The chamber consisted of a Teflon FEP (Fluorinated Ethylene Propylene copolymer) film rolled and stapled into a wood rectangular frame (80 cm × 80 cm × 150 cm). A tape was used to seal the chamber and a 10-cm2 hole was left in one of the upper corners to have an open flow. Teflon FEP was used because of its low permeability to liquids and gasses and its excellent transmission in the infrared and visible range of the solar spectrum (Liu et al., 2000). The plant chamber was screwed on a wood base (100 cm × 100 cm) where a few holes were cut to accommodate the plant stem (3.8 cm in diameter) and the air inlet tubes (10 mm in diameter). The base was then cut in half through the stem opening so that it could be moved on and off the plant. Two chest-latches held the base together during operation. A sleeve of sealed-cell foam was placed around the plant stem. The foam was slightly larger in diameter than the opening for the vine stem, enabling the chamber base to compress the sleeve and form a tight seal around the stem. This design separated the plant from the potting soil to eliminate the effects of soil and root respiration on CO2 determinations (Miller et al., 1996). Finally, the joining between the chamber and the base was sealed with a plastic adhesive tape.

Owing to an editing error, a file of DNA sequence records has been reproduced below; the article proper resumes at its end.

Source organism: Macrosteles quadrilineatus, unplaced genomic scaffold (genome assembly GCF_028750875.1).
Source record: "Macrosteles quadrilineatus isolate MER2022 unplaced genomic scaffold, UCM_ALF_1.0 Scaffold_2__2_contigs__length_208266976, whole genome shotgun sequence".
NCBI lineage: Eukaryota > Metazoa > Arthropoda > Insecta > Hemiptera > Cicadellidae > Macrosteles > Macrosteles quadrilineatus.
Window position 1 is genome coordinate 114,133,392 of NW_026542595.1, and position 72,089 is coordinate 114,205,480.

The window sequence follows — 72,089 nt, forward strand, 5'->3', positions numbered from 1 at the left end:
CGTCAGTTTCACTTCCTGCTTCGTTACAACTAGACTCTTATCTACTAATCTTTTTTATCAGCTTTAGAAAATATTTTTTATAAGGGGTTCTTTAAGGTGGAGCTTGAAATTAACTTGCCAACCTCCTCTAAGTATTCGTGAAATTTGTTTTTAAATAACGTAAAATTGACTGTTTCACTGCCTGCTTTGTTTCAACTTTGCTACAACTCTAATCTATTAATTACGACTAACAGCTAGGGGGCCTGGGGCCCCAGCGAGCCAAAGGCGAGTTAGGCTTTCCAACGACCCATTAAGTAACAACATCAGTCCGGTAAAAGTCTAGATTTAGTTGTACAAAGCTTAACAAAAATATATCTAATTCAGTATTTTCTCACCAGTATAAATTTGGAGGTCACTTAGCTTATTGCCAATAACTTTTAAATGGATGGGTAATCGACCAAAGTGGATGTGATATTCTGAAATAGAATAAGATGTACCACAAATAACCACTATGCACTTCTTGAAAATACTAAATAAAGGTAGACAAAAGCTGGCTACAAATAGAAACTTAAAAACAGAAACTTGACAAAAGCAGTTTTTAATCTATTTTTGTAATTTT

The air-supply system consisted of an air compressor (model LX 108, Atlas Copco AB, Stockholm, Sweden) with an output of c.a. 2000 l/min and a maximum pressure of 10 bar. This compressor was attached to a “T” connector through an 8-mm-i.d., polyamide tube. From the connector, two polyamide tubes ended in two clear acrylic pipes (38-mm-i.d., and 1.30 m in length) that were filled up with soda lime and molecular sieve (90:10) in order to lower the air CO2 concentration inside the chamber. Two more polyamide tubes connected the end of the pipes to the base of the plant chamber. CO2 concentration was measured during the experiment with a Carbon Dioxide Probe (GMP343, Vaisala CARBOCAP, Helsinki, Finland) obtaining concentrations levels inside the chamber between 40 and 80 ppm. Two small electric fans (12 cm × 12 cm × 3.8 cm) were located on the wood base to stir the air throughout the chamber. Finally, a small rocking piston (model ROA-P201-BN; Gast Manufacturing Inc., Benton Harbor, MI, USA) with an output of 35 l/min and a maximum pressure of 6.9 bar was used to recirculate the chamber air through another acrylic pipe filled with silica gel in order to dry the chamber air and avoid a water-saturated atmosphere.